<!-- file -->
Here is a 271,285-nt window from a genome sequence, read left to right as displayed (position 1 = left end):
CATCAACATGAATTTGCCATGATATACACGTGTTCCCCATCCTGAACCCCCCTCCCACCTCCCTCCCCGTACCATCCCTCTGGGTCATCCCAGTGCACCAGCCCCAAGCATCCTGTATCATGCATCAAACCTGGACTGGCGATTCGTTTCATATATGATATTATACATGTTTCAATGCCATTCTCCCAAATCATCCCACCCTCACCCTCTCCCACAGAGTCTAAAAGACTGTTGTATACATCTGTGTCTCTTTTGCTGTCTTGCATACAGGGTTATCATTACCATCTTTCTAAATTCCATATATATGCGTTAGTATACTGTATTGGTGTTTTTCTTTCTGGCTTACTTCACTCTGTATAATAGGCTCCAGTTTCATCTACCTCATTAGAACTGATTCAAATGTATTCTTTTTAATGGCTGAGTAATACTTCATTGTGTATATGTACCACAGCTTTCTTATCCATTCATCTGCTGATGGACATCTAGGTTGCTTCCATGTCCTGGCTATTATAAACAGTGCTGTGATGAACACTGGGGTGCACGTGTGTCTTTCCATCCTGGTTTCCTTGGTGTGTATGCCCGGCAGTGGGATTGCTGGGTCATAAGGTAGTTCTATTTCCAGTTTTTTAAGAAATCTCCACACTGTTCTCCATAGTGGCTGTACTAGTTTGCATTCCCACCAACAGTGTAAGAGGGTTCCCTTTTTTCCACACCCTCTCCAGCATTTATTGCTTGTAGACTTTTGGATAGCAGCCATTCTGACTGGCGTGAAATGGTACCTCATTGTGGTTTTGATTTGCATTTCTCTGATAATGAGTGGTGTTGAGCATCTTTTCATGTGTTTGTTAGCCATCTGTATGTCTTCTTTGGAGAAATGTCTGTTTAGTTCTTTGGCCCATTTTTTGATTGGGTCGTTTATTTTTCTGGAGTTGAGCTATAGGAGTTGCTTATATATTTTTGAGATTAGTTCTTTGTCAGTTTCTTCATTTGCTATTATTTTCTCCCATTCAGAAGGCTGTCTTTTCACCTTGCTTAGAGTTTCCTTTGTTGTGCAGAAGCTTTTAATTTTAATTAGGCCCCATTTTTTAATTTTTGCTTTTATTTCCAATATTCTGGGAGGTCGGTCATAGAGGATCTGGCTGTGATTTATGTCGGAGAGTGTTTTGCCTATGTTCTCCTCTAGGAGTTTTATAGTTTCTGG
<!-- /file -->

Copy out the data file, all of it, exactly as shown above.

Here is a 271,285-nt window from a genome sequence, read left to right as displayed (position 1 = left end):
CATCAACATGAATTTGCCATGATATACACGTGTTCCCCATCCTGAACCCCCCTCCCACCTCCCTCCCCGTACCATCCCTCTGGGTCATCCCAGTGCACCAGCCCCAAGCATCCTGTATCATGCATCAAACCTGGACTGGCGATTCGTTTCATATATGATATTATACATGTTTCAATGCCATTCTCCCAAATCATCCCACCCTCACCCTCTCCCACAGAGTCTAAAAGACTGTTGTATACATCTGTGTCTCTTTTGCTGTCTTGCATACAGGGTTATCATTACCATCTTTCTAAATTCCATATATATGCGTTAGTATACTGTATTGGTGTTTTTCTTTCTGGCTTACTTCACTCTGTATAATAGGCTCCAGTTTCATCTACCTCATTAGAACTGATTCAAATGTATTCTTTTTAATGGCTGAGTAATACTTCATTGTGTATATGTACCACAGCTTTCTTATCCATTCATCTGCTGATGGACATCTAGGTTGCTTCCATGTCCTGGCTATTATAAACAGTGCTGTGATGAACACTGGGGTGCACGTGTGTCTTTCCATCCTGGTTTCCTTGGTGTGTATGCCCGGCAGTGGGATTGCTGGGTCATAAGGTAGTTCTATTTCCAGTTTTTTAAGAAATCTCCACACTGTTCTCCATAGTGGCTGTACTAGTTTGCATTCCCACCAACAGTGTAAGAGGGTTCCCTTTTTTCCACACCCTCTCCAGCATTTATTGCTTGTAGACTTTTGGATAGCAGCCATTCTGACTGGCGTGAAATGGTACCTCATTGTGGTTTTGATTTGCATTTCTCTGATAATGAGTGGTGTTGAGCATCTTTTCATGTGTTTGTTAGCCATCTGTATGTCTTCTTTGGAGAAATGTCTGTTTAGTTCTTTGGCCCATTTTTTGATTGGGTCGTTTATTTTTCTGGAGTTGAGCTATAGGAGTTGCTTATATATTTTTGAGATTAGTTCTTTGTCAGTTTCTTCATTTGCTATTATTTTCTCCCATTCAGAAGGCTGTCTTTTCACCTTGCTTAGAGTTTCCTTTGTTGTGCAGAAGCTTTTAATTTTAATTAGGCCCCATTTTTTAATTTTTGCTTTTATTTCCAATATTCTGGGAGGTCGGTCATAGAGGATCTGGCTGTGATTTATGTCGGAGAGTGTTTTGCCTATGTTCTCCTCTAGGAGTTTTATAGTTTCTGG